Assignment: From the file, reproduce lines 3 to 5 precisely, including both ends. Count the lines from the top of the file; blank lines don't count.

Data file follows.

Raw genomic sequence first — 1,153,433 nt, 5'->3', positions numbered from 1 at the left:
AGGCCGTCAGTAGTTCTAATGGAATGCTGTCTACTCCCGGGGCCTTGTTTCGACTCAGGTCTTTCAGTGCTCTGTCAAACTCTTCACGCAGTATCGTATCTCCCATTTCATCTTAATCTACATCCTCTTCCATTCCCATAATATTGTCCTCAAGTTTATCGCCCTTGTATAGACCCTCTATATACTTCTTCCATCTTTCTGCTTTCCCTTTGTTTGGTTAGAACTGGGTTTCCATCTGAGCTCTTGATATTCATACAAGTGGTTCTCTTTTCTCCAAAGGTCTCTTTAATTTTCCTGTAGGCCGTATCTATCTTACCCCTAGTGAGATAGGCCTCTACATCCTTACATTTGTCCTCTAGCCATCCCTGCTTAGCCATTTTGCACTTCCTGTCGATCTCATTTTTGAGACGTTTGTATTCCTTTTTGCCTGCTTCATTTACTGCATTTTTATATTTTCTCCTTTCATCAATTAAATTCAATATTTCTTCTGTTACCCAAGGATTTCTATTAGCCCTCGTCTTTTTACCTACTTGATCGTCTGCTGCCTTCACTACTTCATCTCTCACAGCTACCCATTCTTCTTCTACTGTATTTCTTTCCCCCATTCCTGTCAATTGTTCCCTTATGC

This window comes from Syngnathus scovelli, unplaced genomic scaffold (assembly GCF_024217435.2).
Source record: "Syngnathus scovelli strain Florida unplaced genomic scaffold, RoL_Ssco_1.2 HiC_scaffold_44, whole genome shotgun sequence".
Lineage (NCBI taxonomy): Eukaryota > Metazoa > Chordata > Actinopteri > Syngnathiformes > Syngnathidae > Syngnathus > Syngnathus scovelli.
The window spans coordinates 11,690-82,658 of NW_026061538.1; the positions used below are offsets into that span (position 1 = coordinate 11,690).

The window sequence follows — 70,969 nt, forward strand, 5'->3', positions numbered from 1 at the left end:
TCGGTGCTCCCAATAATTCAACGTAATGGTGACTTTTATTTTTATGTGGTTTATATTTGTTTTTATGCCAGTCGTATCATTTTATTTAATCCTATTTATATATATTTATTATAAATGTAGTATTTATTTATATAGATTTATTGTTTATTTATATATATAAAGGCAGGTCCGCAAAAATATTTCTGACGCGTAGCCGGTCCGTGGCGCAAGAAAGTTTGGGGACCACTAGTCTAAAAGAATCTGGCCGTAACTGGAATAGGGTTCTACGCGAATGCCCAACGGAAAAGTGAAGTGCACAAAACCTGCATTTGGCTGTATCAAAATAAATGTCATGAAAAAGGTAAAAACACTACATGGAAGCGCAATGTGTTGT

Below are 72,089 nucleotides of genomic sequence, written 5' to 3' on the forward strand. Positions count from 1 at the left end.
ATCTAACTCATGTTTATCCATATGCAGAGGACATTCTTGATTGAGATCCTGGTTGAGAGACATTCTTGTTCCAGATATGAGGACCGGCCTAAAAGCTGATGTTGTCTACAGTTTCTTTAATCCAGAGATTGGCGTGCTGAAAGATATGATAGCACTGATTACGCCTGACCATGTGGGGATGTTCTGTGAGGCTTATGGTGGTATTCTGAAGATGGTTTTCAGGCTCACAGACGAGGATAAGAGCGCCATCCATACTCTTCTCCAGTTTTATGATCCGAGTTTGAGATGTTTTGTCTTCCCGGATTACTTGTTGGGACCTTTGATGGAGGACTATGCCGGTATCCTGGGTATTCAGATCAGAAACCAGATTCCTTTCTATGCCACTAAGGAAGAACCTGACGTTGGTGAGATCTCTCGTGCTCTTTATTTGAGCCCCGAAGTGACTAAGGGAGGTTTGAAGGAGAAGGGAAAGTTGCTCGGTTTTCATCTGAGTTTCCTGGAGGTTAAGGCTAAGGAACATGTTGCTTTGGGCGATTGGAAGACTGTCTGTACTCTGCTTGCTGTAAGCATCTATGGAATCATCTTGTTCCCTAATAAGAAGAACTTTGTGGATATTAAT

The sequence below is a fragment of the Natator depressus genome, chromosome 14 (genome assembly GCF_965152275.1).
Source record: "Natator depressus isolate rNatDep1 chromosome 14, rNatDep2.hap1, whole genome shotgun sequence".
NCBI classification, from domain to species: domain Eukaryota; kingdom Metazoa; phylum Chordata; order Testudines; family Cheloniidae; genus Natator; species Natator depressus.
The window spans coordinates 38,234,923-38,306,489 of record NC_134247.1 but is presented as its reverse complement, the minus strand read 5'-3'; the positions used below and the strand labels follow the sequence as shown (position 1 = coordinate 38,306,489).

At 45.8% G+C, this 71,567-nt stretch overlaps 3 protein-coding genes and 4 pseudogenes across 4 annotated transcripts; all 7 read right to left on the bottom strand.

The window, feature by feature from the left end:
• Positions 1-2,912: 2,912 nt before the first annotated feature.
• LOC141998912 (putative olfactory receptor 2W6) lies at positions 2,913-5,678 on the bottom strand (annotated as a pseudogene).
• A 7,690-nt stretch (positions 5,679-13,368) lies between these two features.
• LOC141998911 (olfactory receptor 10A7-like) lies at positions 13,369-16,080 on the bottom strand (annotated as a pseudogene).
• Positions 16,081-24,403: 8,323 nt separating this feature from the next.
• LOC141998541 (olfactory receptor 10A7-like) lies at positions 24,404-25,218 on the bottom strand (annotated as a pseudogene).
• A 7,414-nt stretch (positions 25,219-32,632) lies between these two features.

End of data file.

This window comes from Syngnathus scovelli, unplaced genomic scaffold (assembly GCF_024217435.2).
Source record: "Syngnathus scovelli strain Florida unplaced genomic scaffold, RoL_Ssco_1.2 HiC_scaffold_44, whole genome shotgun sequence".
Lineage (NCBI taxonomy): Eukaryota > Metazoa > Chordata > Actinopteri > Syngnathiformes > Syngnathidae > Syngnathus > Syngnathus scovelli.